Buyers still need to be ready to compete with other buyers in a multi-offer environment. At this point waiting for a market slowdown could end up costing buyers more money. I have written a great deal about the effects of interest versus the effects of price. Even if the local prices were to drop 5-10% over the next year, the people that bought last year at 3% are in better shape than those that buy at 10% less price a year later at 5.5%. More importantly is the timeframe of ownership. Most people will stay in that house for 5 years and if pricing does enter a decline then that might be extended longer. The higher interest rate chews away at your equity position faster than the lower rate.

Barring a total collapse in housing like we had back in 2009-2011 it is better to buy now with rates low then to wait until rates are actually high. A high interest rate market would have rates well above 6% but I don't think we should see the double digit rates we had back in the 1970s and early 80s. The Fed has adopted a much better model for managing inflation money squeezes than we had 40 years ago.

If you are on the financing bubble, find a house fast, write an offer, and get situated before you are locked into another decade of making your landlord rich.

Friday, March 11, 2022

Market Forces are Colliding

I have been on about the interest rates, inventory, prices, and economic factors all converging on our red hot real estate market here in Clark County and around the Metro Area. Generally real estate trends are not that hard to follow and short term predictions have been reasonably easy to make. But the last several years we have seen several wildly different flies in the ointment of the market.

We just came out of a serious pandemic that had millions of people out of work, we had a government infuse trillions of dollars into economic aid during the pandemic, and people have been slow to return to the workforce. On top of that we have pressures coming from inflation and the climbing interest rates associated with hyper-inflation.

What many see as a flood of buyers to the market is in reality a lack of sellers in the market. We are sitting on a great time to be a seller and yet sellers are not selling. So despite the fact that higher rates are eliminating buyers from the marketplace, prices are still rising as even fewer properties are listed for sale. This is one of the most bizarre real estate market scenarios I have seen in more than 20 years in the business.

Higher rates would typically price out buyers thus lowering demand and potentially lowering prices. But inventory levels are at historic lows right now and that is pulling harder on the market right now than the higher interest rates. Valuations may not have the same 18% year over year growth like 2021 but we are still on pace for double digit growth even as rising interest rates begin eliminating the buyer pool.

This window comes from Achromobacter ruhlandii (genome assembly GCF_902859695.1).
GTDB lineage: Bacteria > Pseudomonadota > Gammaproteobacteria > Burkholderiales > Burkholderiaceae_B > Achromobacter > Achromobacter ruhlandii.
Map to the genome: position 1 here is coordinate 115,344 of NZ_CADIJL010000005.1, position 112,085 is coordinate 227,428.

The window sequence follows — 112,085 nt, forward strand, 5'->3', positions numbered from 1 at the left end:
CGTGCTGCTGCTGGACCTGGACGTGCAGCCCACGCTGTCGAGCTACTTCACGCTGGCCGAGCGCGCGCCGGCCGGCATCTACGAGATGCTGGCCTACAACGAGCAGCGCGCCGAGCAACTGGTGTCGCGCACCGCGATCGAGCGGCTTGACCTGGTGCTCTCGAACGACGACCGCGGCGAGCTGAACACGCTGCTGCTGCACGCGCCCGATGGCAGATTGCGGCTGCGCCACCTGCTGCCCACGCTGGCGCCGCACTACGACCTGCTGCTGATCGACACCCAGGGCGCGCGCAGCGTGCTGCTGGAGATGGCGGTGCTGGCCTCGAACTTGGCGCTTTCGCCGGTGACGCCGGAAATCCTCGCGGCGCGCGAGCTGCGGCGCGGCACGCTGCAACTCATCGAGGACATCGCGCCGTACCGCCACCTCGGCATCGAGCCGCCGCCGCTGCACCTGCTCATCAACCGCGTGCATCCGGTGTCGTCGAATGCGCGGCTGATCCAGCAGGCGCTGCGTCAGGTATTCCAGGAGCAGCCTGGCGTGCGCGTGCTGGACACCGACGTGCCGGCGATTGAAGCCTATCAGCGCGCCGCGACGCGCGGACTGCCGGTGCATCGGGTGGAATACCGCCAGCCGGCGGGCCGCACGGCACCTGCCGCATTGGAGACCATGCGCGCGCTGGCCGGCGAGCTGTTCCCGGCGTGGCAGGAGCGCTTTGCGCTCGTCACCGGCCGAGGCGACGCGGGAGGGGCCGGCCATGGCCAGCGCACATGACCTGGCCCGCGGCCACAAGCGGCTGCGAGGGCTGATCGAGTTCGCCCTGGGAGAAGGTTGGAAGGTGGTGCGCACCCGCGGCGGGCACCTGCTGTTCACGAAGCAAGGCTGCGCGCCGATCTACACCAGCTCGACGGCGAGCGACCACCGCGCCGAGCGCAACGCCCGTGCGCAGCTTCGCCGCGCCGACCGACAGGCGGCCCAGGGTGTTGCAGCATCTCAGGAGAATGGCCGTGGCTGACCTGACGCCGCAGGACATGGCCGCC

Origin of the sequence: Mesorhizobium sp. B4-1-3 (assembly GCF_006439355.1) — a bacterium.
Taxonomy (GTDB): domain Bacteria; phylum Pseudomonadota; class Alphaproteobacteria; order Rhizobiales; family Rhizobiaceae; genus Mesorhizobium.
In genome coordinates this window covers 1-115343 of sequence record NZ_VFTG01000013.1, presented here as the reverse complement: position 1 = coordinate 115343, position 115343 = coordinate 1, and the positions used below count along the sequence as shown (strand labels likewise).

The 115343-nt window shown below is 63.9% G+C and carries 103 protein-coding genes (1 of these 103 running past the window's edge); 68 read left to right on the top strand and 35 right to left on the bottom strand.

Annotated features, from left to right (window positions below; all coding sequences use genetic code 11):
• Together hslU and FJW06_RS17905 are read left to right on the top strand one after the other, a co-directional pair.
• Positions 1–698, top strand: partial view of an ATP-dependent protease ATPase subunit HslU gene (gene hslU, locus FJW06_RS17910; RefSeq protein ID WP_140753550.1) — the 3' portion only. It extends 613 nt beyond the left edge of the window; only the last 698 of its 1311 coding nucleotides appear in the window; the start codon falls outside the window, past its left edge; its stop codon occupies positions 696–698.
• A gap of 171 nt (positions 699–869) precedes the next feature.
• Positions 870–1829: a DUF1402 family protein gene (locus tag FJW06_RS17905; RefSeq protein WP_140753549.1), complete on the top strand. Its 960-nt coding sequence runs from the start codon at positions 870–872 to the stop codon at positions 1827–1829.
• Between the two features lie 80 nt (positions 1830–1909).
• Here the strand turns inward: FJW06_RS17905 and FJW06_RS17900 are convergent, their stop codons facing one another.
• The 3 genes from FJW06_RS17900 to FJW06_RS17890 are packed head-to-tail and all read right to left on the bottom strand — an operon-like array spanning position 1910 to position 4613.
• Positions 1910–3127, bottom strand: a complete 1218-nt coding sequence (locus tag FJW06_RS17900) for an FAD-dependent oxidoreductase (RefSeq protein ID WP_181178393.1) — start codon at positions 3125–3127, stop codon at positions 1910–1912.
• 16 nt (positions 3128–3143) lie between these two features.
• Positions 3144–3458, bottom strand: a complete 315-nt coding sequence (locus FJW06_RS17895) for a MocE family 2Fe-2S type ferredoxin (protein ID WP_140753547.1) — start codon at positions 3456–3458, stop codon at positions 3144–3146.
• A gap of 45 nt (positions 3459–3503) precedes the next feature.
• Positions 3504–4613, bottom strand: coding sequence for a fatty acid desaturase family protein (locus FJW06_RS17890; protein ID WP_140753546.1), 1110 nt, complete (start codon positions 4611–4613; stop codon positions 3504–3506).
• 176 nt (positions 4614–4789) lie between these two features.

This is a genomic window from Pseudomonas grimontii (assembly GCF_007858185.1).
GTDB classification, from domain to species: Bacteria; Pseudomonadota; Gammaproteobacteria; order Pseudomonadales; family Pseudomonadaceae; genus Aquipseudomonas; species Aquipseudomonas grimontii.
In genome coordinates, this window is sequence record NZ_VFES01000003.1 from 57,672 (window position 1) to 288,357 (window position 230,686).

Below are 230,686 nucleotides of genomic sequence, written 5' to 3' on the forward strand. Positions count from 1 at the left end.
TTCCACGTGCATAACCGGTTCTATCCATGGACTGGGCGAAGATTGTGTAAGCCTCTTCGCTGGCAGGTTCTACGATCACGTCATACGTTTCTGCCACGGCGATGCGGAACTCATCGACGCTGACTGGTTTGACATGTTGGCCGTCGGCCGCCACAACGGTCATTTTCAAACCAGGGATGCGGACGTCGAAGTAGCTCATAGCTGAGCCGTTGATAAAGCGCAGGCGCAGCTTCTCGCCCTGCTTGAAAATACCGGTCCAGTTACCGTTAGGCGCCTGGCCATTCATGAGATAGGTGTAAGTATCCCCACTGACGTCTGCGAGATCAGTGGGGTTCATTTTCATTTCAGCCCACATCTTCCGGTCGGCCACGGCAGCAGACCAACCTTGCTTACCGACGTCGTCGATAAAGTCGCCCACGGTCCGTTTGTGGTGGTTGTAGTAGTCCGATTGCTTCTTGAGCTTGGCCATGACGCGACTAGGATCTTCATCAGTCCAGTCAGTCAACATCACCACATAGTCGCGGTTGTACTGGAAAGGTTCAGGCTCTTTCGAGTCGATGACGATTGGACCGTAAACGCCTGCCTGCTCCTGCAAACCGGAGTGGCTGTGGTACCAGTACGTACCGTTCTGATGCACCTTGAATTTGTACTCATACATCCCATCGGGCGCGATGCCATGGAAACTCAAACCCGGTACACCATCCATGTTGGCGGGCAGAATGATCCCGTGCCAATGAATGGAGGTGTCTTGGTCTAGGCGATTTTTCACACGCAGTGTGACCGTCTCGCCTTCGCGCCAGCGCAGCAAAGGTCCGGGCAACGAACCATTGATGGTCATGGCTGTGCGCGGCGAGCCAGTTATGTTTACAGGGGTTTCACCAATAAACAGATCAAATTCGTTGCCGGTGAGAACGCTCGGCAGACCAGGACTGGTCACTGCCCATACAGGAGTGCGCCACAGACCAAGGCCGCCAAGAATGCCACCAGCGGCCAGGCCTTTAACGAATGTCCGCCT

One of the issues in favor of higher home prices is the absolute shortage of labor in the workplace. Wages are rising as desperate employers seek employees to fill millions of open jobs nationwide. Skilled labor is commanding the highest wages we have seen in decades even when adjusted for inflation. It is rare to have wages keep up with inflation but so far it has been close enough to keep enough buyers in the pool to maintain a seller's market.

Market forces are colliding and this is not sustainable, something has to give. I think interest rates will be the levee breach the brings the flood. Interest rates under 6% are still historically lower than average, but after years of sub-4% rates even low rate sin the 5s will cause buyers to fall out of the market. I think 5% rates will be the point where we see a softening in demand to get prices back into to a healthy growth cycle. If rates pop up over 6% we may see actual prices come down a bit.

No one knows when a flattening or drop in valuations will come, but we are definitely getting close to the top of the market and sellers thinking about maximizing the value in their home ought to list now or very soon.

For buyers buying right now, you should be prepared to stay in the new home for several years. Unless you are paying cash or putting more than 20% down it is a good idea to plan on five years in a home you buy under these market conditions.  

Friday, March 4, 2022

Real Estate Market Still Ultra Tight

Despite the uptick in rates and turbulent economy, the market remains very tight on inventory. This extreme constriction of inventory is leading to upward price pressure that is out of whack with general economic conditions. Let's be clear, this market suffers from a lack of listings rather than an abundance of buyers. 

The chart below from the local MLS shows clearly that pending sales are only slightly higher than new listings last month. That is a very healthy ratio. Year over year median price was a robust 17.6%n and that one stat alone is why the severe price growth will be difficult to match again in 2022. Incomes are rising but at a lethargic 3-5% so tens of thousands of potential buyers have been priced out of our market. 

© RMLS 2022

The only way this market can continue to see this kind of price appreciation is from external influence. New residents moving into the area from higher priced areas such as Washington County, OR, King County, WA or Coastal California. This is the scenario that results in some residents have bitterness that their children or grandchildren cannot afford to stay local.